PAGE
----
Sandy Koufax was about to become, well, Sandy Koufax, and Don Drysdale was mighty good too at the top of the rotation. A scrawny shortstop named Maury Wills, considered a nonprospect by most, grabbed a starting job and revolutionized the game by bringing the stolen base back. The Dodgers almost won the pennant in 1962, took the Series in 1963 and 1965, and lost to Baltimore in the Fall Classic in 1966. After that, Koufax retired, Wills and outfielder Tommy Davis were traded, and the Dodgers needed several years to regenerate their talent base.
Leavy looks at those teams mostly through the perspective of seven players - Wills, Koufax, Davis, Wes Parker, Jeff Torborg, Dick Tracewski and Lou Johnson. That's an interesting mixture of players - from stars to subs. All but the reclusive Koufax were willing to talk at length about those Los Angeles teams.
The games mostly take a back seat to the people here, which is a good idea in a book about a team from more than 50 years ago. Wills grew into a team leader on and off the field, but along the way would barely make a peep about what he sought at contract time. Parker, the son of rich parents, apparently had what looked like an easy life - except that his family life as a youth was a nightmare and baseball was his way of escape. The two life stories of the two Dodger infielders are at the center of the story. Torborg and Tracewski were mostly backup but provide plenty of insight here, while Johnson remains a fun character to this day.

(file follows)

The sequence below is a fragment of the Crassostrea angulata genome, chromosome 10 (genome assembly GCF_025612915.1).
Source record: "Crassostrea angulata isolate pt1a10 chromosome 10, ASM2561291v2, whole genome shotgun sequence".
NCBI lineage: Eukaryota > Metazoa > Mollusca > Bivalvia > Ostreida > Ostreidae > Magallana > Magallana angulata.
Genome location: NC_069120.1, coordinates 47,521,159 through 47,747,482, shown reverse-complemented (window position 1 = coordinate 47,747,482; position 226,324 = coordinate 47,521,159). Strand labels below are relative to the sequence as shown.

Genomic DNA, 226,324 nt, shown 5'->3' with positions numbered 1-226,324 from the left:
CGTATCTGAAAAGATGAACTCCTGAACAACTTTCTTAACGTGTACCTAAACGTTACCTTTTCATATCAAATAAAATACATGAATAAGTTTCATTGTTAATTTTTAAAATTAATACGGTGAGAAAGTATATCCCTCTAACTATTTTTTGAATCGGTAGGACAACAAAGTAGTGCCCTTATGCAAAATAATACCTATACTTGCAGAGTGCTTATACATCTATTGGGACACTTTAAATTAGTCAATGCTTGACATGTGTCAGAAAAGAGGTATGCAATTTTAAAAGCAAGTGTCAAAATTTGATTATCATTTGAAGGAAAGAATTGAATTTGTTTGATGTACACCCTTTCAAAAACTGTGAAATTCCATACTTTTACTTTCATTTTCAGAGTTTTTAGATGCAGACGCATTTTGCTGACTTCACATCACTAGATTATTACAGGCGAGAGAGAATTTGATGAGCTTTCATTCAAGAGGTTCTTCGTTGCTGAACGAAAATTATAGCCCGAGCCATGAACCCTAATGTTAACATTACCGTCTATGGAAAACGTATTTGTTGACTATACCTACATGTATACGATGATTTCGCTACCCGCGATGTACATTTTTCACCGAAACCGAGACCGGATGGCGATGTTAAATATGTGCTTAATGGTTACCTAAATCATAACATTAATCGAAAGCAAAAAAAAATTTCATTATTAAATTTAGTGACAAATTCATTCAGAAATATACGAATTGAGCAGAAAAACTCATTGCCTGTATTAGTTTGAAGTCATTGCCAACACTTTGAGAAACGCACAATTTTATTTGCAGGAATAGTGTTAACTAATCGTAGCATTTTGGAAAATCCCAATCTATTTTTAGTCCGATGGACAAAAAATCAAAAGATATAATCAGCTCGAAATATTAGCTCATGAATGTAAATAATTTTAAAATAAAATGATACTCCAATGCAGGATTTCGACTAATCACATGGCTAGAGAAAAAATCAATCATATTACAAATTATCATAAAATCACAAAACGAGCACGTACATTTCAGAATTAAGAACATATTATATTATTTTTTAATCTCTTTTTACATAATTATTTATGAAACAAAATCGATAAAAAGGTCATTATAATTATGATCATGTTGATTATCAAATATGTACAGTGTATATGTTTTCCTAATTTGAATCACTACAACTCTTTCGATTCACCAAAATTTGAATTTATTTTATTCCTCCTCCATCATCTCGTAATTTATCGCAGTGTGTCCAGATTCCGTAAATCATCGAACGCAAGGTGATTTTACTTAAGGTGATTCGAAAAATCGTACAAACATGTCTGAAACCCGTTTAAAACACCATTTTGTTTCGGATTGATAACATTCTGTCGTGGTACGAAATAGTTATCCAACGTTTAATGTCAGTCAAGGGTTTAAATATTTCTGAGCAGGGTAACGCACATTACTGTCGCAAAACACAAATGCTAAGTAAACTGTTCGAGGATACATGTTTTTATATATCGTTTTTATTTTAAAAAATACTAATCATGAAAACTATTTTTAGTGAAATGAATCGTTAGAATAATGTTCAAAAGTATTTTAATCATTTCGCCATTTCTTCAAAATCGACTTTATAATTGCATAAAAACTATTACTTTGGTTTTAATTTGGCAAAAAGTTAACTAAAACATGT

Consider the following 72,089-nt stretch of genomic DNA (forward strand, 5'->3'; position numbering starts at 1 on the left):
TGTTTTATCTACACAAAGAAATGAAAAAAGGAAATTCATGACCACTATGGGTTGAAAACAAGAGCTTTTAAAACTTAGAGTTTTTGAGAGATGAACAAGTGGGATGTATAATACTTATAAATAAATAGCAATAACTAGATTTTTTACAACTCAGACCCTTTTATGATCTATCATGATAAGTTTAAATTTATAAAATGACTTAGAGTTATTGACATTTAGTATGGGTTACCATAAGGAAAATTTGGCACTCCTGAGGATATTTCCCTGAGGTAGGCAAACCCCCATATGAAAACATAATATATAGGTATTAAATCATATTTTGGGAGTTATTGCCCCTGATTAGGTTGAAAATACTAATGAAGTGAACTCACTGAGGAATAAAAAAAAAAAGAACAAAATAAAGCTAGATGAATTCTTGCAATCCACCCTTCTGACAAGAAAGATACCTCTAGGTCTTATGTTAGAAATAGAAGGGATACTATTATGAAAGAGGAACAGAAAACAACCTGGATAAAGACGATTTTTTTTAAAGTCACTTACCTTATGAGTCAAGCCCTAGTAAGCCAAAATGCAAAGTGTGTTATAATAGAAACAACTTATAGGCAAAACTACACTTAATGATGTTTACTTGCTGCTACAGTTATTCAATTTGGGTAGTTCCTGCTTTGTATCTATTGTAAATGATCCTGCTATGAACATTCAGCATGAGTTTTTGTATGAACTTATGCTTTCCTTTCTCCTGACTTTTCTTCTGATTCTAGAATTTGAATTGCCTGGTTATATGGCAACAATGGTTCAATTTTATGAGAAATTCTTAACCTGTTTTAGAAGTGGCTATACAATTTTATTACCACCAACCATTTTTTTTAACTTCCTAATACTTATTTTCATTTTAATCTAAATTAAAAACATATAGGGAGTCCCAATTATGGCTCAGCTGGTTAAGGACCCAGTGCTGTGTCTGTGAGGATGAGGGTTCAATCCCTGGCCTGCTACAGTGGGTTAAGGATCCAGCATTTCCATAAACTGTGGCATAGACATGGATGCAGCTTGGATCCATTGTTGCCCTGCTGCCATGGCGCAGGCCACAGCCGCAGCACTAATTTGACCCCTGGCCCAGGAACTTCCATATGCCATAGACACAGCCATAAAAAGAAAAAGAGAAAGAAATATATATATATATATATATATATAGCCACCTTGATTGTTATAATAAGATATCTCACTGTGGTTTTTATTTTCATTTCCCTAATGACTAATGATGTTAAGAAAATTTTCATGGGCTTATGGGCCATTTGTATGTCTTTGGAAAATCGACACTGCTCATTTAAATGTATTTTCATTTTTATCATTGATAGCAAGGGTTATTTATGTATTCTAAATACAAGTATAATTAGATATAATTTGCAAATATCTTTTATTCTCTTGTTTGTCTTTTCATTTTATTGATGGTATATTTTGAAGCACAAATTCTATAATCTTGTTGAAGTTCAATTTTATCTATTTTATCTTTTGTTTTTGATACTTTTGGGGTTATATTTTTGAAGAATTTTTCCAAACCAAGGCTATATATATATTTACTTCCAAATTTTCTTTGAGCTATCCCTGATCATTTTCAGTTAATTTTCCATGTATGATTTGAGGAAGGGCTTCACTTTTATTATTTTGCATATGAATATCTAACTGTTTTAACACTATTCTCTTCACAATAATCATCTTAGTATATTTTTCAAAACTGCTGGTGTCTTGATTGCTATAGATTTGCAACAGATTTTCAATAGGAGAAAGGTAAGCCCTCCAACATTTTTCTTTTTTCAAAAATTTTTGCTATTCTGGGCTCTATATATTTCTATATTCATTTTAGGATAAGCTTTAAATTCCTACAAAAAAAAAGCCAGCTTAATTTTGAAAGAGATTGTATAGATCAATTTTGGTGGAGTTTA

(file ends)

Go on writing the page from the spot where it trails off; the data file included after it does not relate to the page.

Even so, Koufax might be the most fascinating person in the narrative, even from the distance of second-hand information. He was (and still is, no doubt) intelligent and well-rounded, but far more competitive and proud according to teammates that the outside world might have thought. All were in awe of what he was able to do with an arm that seem to degrade with every pitch.